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Iranian women from different backgrounds, creeds and age groups remain vocal and active in pushing for equal rights and participation, inclusion, and respect for both human rights and women’s rights.

Women’s rights across the Islamic world have been shaped by religion and culture; and despite national differences in culture, the discrimination against women is common across the region. Yet neither religion nor culture can justify the subjugation of women or rationally explain why women are still treated as second class citizens today.

In Iran, the quest for equality started in the last century.  Over many decades and through hard work, Iranian women were able to overcome the impediments imposed by culture and religion to progress on women’s rights. It was women who pushed for changes in the laws discriminating against other women. In the the late 19th and early 20th centuries, they fought for education for girls, women’s health requirements and for an active role in society. It was women, mostly educated, who welcomed the abolition of the veil, admission to universities and access to employment. Women pushed for the right to vote and be elected to parliament. They drew up a new family protection law that, among other things, gave women the right of divorce and claim child custody, and raised the marriage age for girls to 15, and later to 18. Women pushed for appointment to the cabinet and to leadership positions in government ministries.  At every step, they faced the opposition of conservative and fundamentalist groups, though both Pahlavi monarchs were receptive, and acted to realize women’s aspirations.  After the establishment of the Islamic Republic, women protested the re-imposition of the veil, the suspension of the family protection law, the purge of women from ministries and the judiciary, and the attempt to bar women from certain fields of university specialization.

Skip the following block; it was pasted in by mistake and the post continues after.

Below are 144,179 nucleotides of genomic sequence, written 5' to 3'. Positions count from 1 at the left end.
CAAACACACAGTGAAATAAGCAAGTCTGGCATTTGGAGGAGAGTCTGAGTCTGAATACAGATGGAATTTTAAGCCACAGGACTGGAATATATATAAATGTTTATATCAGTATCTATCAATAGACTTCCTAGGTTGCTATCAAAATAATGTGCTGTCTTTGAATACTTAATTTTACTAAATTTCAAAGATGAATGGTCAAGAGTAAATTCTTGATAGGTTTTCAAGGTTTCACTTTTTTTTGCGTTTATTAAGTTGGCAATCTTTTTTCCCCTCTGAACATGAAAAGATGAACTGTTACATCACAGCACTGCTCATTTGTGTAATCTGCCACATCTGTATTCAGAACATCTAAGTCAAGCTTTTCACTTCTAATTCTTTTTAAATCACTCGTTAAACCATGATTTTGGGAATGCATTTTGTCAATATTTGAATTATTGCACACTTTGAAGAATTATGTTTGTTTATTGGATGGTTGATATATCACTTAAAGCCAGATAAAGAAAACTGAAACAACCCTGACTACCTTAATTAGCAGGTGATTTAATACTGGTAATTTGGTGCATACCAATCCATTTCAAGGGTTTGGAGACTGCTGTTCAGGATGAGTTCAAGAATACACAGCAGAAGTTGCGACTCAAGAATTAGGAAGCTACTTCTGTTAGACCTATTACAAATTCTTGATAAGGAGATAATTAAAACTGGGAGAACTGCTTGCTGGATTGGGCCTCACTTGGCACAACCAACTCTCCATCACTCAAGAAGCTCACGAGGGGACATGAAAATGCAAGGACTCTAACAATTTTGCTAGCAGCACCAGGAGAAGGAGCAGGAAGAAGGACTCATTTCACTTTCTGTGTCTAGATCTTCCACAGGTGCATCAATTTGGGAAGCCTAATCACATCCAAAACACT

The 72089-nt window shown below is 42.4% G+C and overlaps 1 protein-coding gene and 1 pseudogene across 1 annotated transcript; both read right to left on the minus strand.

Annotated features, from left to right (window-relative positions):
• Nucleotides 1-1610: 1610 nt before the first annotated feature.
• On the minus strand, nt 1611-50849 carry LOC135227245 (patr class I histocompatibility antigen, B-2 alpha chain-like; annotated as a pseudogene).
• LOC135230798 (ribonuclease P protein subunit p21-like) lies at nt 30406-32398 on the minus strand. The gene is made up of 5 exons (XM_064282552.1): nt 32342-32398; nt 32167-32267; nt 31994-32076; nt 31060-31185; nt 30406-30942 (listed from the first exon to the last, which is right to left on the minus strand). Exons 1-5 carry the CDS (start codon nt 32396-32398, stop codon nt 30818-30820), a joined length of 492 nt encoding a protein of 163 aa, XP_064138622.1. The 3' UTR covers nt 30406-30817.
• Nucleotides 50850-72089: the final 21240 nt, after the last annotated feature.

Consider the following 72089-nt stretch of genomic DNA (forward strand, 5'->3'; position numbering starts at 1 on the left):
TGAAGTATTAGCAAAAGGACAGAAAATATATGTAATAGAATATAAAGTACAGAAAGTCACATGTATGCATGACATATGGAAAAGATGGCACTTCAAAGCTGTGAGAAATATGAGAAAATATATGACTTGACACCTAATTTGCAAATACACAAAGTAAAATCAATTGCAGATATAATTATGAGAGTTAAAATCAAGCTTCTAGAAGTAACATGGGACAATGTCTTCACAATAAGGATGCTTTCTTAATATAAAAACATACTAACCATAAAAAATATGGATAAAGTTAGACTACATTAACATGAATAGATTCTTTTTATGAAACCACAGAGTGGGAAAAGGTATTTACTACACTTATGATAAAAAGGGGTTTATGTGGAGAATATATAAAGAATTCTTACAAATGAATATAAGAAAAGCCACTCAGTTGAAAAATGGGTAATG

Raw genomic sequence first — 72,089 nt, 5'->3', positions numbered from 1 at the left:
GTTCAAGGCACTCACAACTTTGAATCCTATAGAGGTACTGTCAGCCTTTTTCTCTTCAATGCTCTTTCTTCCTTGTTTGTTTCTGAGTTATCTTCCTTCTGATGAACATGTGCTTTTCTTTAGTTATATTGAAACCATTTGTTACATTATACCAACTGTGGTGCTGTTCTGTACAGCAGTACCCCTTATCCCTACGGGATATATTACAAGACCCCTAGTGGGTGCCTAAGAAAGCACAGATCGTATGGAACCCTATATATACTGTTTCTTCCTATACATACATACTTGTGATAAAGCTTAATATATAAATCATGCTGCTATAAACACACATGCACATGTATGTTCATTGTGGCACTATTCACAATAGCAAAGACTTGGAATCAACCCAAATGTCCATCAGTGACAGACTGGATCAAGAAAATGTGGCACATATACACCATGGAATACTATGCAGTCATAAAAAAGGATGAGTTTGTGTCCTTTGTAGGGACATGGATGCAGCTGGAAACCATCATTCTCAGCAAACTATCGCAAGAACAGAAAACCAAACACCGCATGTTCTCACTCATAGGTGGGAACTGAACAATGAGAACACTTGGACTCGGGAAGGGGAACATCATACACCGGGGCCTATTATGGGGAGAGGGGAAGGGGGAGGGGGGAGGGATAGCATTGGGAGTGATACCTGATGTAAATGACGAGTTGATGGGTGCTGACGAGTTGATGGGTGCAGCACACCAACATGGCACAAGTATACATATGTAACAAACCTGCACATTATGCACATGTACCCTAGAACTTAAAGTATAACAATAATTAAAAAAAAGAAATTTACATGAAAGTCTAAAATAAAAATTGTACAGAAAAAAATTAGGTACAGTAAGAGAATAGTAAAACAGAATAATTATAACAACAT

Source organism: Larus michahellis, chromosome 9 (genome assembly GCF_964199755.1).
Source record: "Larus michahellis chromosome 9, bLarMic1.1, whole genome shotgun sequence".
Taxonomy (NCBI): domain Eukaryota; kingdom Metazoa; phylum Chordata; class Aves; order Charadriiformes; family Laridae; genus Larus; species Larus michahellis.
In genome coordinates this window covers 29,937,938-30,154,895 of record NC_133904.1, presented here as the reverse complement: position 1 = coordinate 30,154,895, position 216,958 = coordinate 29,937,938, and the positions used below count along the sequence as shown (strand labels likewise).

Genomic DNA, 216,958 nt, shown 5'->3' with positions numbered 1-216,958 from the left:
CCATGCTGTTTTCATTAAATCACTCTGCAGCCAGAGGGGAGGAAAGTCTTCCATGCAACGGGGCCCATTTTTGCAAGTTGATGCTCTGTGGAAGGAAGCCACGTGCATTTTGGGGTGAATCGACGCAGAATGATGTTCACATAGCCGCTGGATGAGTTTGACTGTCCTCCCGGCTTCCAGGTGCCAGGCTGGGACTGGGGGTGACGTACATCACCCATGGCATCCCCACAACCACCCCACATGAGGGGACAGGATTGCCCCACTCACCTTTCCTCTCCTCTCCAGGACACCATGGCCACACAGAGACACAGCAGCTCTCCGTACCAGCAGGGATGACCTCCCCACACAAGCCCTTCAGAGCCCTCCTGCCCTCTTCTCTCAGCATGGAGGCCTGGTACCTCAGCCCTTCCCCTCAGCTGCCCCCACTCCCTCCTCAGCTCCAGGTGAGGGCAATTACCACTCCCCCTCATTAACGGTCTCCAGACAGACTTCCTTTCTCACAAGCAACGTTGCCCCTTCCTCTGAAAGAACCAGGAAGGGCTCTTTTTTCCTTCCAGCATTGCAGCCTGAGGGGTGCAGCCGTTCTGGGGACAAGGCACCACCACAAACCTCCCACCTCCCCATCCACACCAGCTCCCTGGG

Today, in the second decade of the 21st century and four decades after the establishment of the Islamic Republic, the struggle continues.  Iranian women from different backgrounds, creeds and age groups remain vocal and active in pushing for equal rights and participation, inclusion, and respect for both human rights and women’s rights. Once again, they face the impediments rising from religion and culture – as they did over a century ago.   

About the Author

Haleh Esfandiari

Haleh Esfandiari

Director Emerita, Middle East Program 
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Middle East Women's Initiative

The Middle East Women's Initiative (MEWI) promotes the empowerment of women in the region through an open and inclusive dialogue with women leaders from the Middle East and continuous research.  Read more